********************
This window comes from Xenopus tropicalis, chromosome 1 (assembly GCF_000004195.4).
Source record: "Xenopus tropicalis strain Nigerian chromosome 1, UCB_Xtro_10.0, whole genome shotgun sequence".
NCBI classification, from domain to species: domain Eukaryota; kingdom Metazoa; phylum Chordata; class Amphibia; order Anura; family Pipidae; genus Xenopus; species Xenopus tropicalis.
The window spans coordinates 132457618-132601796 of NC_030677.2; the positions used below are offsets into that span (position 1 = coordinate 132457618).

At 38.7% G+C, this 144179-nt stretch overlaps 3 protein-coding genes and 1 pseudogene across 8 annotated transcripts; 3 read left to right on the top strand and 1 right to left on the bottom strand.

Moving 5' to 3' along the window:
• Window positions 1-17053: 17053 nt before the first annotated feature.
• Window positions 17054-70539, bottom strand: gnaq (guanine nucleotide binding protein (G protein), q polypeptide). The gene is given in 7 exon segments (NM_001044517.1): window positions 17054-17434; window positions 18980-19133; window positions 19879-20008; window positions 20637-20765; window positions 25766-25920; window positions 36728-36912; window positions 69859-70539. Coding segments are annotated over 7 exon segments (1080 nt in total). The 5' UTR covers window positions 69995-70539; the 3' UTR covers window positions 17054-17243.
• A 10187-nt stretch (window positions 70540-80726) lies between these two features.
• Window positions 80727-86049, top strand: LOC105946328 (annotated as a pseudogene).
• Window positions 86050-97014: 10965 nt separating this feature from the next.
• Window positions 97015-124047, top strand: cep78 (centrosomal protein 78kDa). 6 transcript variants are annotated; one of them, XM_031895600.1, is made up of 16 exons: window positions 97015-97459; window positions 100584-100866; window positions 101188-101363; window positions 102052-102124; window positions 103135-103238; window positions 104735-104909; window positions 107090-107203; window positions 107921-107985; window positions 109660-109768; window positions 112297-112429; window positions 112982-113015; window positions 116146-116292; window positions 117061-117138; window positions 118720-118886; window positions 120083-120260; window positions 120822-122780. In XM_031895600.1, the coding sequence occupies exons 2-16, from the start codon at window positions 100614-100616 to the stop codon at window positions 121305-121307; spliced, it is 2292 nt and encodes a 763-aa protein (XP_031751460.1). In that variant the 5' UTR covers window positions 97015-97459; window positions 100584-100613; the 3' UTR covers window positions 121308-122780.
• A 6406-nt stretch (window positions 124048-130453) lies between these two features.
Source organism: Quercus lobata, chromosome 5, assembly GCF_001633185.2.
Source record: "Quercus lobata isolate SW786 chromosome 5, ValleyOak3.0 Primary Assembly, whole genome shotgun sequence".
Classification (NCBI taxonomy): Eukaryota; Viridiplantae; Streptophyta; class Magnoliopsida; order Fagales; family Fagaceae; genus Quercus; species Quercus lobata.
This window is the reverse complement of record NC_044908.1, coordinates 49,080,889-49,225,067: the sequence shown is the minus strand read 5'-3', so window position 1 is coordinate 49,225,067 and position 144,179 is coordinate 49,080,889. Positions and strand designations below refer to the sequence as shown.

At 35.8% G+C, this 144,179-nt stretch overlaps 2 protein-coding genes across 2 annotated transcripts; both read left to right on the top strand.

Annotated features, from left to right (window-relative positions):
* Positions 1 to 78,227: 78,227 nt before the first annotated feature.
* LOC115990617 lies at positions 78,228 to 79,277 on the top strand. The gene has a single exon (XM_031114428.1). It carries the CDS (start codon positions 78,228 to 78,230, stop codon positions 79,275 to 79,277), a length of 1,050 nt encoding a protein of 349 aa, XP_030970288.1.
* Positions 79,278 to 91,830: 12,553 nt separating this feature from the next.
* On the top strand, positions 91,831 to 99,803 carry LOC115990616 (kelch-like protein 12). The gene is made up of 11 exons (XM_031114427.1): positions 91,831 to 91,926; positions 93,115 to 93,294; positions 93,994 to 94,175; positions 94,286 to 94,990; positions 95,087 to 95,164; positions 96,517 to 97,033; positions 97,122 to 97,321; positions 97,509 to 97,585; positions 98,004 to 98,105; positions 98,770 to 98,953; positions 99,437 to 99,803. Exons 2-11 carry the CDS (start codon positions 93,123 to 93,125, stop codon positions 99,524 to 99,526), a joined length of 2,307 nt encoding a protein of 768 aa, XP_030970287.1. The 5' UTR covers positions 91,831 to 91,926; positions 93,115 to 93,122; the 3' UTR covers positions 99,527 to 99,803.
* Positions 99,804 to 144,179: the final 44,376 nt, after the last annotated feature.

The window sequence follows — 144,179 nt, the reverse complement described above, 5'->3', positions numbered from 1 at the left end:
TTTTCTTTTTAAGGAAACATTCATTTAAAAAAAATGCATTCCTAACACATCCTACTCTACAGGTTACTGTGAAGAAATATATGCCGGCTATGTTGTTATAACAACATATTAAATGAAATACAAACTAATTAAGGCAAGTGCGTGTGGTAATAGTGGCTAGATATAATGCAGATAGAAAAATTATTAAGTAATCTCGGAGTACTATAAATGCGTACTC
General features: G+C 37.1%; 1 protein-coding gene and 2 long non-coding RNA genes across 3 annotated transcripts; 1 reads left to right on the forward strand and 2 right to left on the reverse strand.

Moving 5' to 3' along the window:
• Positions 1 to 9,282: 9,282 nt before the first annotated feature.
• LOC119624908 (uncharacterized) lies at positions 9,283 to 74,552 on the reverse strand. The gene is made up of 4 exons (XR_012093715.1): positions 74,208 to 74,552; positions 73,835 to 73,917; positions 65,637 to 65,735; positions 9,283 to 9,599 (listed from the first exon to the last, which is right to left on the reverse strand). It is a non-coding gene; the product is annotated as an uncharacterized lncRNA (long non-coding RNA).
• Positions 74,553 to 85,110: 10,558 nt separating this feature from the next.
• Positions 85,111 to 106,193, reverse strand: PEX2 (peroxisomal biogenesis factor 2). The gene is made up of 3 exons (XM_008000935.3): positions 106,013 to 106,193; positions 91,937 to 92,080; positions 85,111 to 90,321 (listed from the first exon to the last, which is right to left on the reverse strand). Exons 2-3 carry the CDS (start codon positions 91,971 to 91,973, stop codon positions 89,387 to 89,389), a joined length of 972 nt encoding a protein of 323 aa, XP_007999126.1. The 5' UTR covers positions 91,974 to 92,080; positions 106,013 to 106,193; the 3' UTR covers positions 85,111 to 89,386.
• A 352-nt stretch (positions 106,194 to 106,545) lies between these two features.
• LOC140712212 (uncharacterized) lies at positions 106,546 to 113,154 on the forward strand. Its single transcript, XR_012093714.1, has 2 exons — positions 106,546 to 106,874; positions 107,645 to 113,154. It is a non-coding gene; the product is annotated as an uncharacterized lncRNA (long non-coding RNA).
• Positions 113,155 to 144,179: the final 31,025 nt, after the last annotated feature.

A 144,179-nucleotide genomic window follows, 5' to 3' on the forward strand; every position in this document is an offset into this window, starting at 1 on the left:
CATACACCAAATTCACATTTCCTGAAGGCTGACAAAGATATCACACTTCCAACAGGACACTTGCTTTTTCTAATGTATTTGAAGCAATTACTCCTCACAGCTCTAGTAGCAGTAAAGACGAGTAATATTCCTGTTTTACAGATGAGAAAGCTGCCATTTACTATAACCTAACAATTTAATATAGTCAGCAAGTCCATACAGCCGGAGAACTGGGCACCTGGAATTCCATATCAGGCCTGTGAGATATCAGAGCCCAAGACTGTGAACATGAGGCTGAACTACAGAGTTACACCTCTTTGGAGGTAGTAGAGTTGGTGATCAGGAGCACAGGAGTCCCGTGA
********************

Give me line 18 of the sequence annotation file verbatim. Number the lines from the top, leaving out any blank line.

At 35.8% G+C, this 144,179-nt stretch overlaps 2 protein-coding genes across 2 annotated transcripts; both read left to right on the top strand.